All Internet network traffic is encapsulated in a network protocol block as shown in Figures 4.2, 4.2A & 4.2B, so lets take a closer look to see how this header identifies both IPv4 and IPv6 to seamlessly share the same network.  Keep in mind that Internet traffic is controlled or activated by addresses, so all we have to do is isolate a the control address block and give it a unique address like FFFF:[IPv4 Address] and it looks like an IPv6 address, then send it down the Internet for the routers to determine the type of scheme and the shortest path a different path for the block of ::FFFF: IPv4 addresses.

Figure 4.2 and Figure 4.2A shows the functional block diagram for all IPv4 Internet traffic and Figure 4.2B shows the functional block diagram for all IPv6 Internet traffic.  These control blocks allow many different protocols and data formats to be transported across the Internet, Figure 4.2 shows the IPv4 Network Protocols (NP) for communicating with other routers and servers.  Figure 4.2A shows the IPv4 P2P user information control block, TP and AP.  Figure 4.2B shows the new IPv6 header block.  Notice that both Network Protocols (router intercommunications) and Transport Protocols encapsulating the Application Protocols are now part of the IPv6 Data Block placed just after the IPv6 Header.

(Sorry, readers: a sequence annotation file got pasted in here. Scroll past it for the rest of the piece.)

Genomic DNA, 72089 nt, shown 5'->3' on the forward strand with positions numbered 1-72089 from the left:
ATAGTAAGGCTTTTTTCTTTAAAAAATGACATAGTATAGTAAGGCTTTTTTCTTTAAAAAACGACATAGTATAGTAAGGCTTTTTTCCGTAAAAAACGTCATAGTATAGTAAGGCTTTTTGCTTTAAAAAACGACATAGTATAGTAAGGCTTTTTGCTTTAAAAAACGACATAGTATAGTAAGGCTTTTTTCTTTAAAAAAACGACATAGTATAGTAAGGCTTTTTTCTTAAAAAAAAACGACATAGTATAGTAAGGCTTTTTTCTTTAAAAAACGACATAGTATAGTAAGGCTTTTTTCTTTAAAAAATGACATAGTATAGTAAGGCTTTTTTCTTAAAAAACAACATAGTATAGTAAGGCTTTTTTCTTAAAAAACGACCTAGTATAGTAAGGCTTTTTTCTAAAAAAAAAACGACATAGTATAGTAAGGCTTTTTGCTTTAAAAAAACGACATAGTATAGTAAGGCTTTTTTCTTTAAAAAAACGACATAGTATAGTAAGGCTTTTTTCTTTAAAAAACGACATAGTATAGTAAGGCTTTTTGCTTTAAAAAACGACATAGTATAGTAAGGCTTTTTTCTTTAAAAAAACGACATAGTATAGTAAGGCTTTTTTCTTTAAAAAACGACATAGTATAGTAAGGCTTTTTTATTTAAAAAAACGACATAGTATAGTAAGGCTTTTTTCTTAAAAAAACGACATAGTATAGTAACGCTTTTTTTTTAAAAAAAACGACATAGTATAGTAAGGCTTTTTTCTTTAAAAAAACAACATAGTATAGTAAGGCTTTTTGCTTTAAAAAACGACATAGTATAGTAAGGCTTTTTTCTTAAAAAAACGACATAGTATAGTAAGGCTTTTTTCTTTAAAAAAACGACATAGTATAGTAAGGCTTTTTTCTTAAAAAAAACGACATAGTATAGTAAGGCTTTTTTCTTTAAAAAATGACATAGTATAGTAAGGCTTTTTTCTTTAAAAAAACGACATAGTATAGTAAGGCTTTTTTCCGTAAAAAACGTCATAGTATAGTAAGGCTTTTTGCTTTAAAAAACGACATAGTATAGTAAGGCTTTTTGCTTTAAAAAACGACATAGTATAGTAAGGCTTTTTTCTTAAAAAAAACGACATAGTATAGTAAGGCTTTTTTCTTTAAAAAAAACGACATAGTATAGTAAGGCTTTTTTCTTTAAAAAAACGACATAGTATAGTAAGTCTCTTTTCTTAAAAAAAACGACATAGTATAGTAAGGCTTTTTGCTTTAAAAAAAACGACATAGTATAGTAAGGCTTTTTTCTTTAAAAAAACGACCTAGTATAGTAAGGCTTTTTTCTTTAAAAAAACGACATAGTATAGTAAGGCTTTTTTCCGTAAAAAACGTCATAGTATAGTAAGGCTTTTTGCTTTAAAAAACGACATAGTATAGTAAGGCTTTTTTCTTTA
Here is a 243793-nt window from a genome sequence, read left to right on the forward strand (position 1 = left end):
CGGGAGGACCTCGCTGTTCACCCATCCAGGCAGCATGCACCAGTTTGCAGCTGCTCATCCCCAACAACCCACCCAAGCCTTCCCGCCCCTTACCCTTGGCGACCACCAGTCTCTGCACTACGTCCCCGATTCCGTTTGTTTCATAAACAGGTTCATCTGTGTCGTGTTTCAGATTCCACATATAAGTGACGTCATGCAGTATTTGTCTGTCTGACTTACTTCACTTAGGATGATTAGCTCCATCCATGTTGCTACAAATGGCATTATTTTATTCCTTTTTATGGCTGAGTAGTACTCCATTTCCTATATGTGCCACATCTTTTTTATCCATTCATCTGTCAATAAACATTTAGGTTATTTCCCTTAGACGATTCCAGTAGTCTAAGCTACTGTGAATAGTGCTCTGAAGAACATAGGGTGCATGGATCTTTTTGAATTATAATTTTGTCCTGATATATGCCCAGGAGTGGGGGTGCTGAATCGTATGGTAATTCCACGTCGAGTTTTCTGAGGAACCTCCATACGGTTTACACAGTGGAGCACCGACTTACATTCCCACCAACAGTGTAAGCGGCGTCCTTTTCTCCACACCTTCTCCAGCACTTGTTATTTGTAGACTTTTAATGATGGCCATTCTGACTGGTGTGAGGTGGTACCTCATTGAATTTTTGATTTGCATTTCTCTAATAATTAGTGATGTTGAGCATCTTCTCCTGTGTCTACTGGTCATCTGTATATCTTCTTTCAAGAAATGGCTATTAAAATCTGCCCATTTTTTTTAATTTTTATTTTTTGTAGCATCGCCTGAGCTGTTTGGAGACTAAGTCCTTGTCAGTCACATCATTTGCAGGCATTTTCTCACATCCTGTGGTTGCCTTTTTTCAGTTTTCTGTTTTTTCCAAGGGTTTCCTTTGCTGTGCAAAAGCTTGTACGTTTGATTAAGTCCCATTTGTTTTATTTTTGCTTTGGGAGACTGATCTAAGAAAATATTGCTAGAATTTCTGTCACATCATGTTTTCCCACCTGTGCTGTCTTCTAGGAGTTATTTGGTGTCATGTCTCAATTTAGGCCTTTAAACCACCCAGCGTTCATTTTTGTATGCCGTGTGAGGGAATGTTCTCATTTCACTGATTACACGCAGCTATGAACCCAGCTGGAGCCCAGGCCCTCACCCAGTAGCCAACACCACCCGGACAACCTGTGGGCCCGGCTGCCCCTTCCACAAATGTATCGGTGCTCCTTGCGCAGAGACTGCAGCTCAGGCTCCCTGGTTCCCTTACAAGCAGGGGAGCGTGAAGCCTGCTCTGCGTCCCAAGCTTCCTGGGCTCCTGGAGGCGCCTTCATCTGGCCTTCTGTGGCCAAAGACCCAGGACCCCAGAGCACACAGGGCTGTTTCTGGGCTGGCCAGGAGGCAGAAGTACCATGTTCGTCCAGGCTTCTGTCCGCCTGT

IPv4_NP_Block
Figure 4.2  IPv4 Network Router Request

IPv4_TP_AP_Block
Figure 4.2A  IPv4 Datagram Transport Block

IPv6_Transport_Block
 Figure 4.2B  IPv6 Header Block

An IP header is required for any network scheme, what makes them unique is the information or fields within the headers.  Both IPv4 and IPv6 schemes, the IP Address Header identifies the source and destination addresses, where they become different is that IPv4 header identifies the NP (Network Protocol ), TP (Transport Protocol) and AP (Application Protocol).  For IPv6 the NP, TP and AP blocks are now located in the data block following the header and are identified within that block through out the network path.  Remember that regardless of the scheme they all must contain the protocols to carry user data P2P.